On demo records:

“The recording project of London based Ana Rita de Melo Alves aka Anrimeal has, certainly for a while, been a clandestine affair, with Alves more content releasing the works of others on her Demo label. […] Like some of the musical essays coming out of London venue Cafe Oto’s Takuroku label, Could Divine wears its homespun colours gloriously.” The Wire

On anrimeal:

“A deeply interiorised and startlingly robust album that addresses the mood of these strange times”The Wire

“Such an intriguing sound… it really gets under your skin” – John Kennedy (Radio X)

“A unique and intoxicating trip” – God Is In The TV

With its gleeful moments of cacophony and shivering frost, Could Divine is an album suited for listening in solitude, deepening in resonance each time” The Demented Goddess

“A very beautiful, textural album… intimate recordings that feel so personal. You’ll feel like you’re living inside her soul”Tim Shiel (Double J and Triple J , Australia)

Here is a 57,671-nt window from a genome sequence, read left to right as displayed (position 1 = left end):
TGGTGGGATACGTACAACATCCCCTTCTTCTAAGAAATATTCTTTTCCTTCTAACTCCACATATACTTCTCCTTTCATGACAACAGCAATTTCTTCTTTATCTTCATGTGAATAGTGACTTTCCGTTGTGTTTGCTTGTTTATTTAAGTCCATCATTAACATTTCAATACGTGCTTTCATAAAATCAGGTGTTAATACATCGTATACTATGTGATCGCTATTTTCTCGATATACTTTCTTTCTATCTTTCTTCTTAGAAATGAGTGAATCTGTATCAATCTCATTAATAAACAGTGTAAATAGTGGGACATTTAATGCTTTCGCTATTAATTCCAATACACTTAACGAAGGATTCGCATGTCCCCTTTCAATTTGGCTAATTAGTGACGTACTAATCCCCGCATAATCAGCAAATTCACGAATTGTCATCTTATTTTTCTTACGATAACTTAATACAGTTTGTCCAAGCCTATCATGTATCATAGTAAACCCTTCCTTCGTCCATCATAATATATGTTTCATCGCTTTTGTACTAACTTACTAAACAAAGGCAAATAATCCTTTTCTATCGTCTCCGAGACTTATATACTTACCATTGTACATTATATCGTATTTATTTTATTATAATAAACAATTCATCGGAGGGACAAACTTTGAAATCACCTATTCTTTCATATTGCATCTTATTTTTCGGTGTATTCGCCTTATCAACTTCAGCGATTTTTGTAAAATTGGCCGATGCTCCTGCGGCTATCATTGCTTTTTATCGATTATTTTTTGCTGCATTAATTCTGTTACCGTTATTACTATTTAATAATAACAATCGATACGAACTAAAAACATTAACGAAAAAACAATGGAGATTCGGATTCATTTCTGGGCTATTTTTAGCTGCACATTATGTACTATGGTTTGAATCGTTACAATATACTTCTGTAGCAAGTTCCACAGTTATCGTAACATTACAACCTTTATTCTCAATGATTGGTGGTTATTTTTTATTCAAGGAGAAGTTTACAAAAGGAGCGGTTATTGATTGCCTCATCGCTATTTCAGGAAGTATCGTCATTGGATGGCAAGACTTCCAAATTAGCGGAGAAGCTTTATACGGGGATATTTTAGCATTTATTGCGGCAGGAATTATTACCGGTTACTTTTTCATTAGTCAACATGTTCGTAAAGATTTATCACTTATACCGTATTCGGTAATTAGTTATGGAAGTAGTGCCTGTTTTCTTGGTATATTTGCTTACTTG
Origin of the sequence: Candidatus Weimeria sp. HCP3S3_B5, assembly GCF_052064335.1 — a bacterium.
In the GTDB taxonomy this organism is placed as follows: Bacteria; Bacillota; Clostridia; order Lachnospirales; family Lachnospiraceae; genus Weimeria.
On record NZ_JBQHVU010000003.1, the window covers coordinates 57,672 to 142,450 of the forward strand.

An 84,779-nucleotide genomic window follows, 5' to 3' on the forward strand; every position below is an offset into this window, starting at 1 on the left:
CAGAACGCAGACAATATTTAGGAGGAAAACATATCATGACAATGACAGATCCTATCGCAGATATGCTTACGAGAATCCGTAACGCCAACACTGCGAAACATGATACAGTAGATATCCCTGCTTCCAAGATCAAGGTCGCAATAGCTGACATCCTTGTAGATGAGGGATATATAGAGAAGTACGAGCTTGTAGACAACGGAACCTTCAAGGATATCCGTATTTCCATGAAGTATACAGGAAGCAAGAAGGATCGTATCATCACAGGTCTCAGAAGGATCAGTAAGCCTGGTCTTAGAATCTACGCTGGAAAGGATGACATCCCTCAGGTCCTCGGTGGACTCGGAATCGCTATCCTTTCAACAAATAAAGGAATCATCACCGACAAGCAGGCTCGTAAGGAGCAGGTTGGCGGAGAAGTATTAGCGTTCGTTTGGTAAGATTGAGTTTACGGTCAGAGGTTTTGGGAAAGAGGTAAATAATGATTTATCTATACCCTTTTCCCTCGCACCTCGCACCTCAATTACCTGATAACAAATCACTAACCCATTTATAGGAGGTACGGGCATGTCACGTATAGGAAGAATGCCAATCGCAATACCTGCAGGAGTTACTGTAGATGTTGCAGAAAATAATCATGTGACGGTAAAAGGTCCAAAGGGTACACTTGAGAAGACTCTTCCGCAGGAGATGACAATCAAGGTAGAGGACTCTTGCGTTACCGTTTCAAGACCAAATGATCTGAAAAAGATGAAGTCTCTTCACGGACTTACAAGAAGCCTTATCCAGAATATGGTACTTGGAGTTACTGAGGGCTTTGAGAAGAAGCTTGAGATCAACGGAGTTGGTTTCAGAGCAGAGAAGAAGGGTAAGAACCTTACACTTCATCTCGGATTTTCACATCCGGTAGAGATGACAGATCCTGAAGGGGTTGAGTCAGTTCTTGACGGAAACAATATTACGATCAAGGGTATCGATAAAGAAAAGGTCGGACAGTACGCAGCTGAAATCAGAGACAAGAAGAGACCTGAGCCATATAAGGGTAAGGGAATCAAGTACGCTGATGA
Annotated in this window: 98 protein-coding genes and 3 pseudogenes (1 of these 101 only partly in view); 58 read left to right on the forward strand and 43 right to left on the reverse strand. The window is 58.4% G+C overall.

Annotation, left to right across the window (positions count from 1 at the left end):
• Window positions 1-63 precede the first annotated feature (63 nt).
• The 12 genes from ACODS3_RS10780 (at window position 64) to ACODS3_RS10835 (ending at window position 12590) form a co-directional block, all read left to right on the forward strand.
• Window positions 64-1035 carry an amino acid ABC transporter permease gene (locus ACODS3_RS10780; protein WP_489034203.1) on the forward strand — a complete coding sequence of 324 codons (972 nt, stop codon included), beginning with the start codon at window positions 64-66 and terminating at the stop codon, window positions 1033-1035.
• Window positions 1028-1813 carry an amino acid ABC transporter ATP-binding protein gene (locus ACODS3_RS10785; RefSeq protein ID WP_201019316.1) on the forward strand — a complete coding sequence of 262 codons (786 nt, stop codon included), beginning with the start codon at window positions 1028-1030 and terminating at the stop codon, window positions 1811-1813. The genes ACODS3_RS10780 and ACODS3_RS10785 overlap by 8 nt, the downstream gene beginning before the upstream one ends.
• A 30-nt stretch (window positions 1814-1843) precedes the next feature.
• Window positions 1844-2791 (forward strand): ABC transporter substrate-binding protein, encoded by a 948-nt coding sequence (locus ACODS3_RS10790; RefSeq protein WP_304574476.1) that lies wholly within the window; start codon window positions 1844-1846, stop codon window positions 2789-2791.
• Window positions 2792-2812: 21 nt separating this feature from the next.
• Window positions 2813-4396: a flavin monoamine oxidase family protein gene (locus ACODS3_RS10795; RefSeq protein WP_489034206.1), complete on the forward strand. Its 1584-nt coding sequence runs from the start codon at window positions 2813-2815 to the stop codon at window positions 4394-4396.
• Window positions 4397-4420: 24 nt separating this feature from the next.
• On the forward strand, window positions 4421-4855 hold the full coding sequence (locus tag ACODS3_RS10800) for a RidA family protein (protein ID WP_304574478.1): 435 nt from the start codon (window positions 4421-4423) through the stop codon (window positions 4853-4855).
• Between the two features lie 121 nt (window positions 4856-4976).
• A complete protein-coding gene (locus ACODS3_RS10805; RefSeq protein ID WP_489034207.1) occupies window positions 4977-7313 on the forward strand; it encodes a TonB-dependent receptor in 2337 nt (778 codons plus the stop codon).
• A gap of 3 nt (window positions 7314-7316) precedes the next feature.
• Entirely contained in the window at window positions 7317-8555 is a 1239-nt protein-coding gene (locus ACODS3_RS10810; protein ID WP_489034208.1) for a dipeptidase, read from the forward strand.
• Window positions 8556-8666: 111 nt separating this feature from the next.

“Too good for words… No one has really painted grass like Ana Alves” – Organ Zine

“What’s truly surprising is the audio design; the sounds hidden between layers that only your right or left ear hears suddenly fill the air and make it almost magical” – Revista Kuadro

“Abstract, challenging and phenomenally engineered, yet frighteningly emotive… a haunting and uniquely beautiful piece of audio” – 25 Years Later

“I instantly fell in love with this… just beautiful” – Postcards From The Underground

On Felix:

“A track that fixates on phone obsession could take an obnoxiously condescending tone, but on ‘Put Your Phone Away’, Felix avoids this pitfall. […] Felix takes issue not with how phones inform our lives, but on one specific sort of phone obsession that’s actually irksome: those one-on-one moments where the other person isn’t at all present in the moment, instead consumed by the screen in front of them.” Nordic Spotlight

On Belle Jar:

“‘Last Word of Love’, released today, is an album of extreme emotions. At times it seems so complex that I have barely been able to touch it, and yet at other times it seems so simple and accessible – it is after all mostly just ‘Belle Jar’, guitar and some keyboards. At times too it seems so melancholy, but a key theme is redemption and forgiveness, and it never makes me feel sad. And at times it seems to expose our fragile hearts and minds, yet it is so powerful and brave that it makes me believe that anything is possible. Maybe it is all those things. Maybe it is none.” Nordic Music Review

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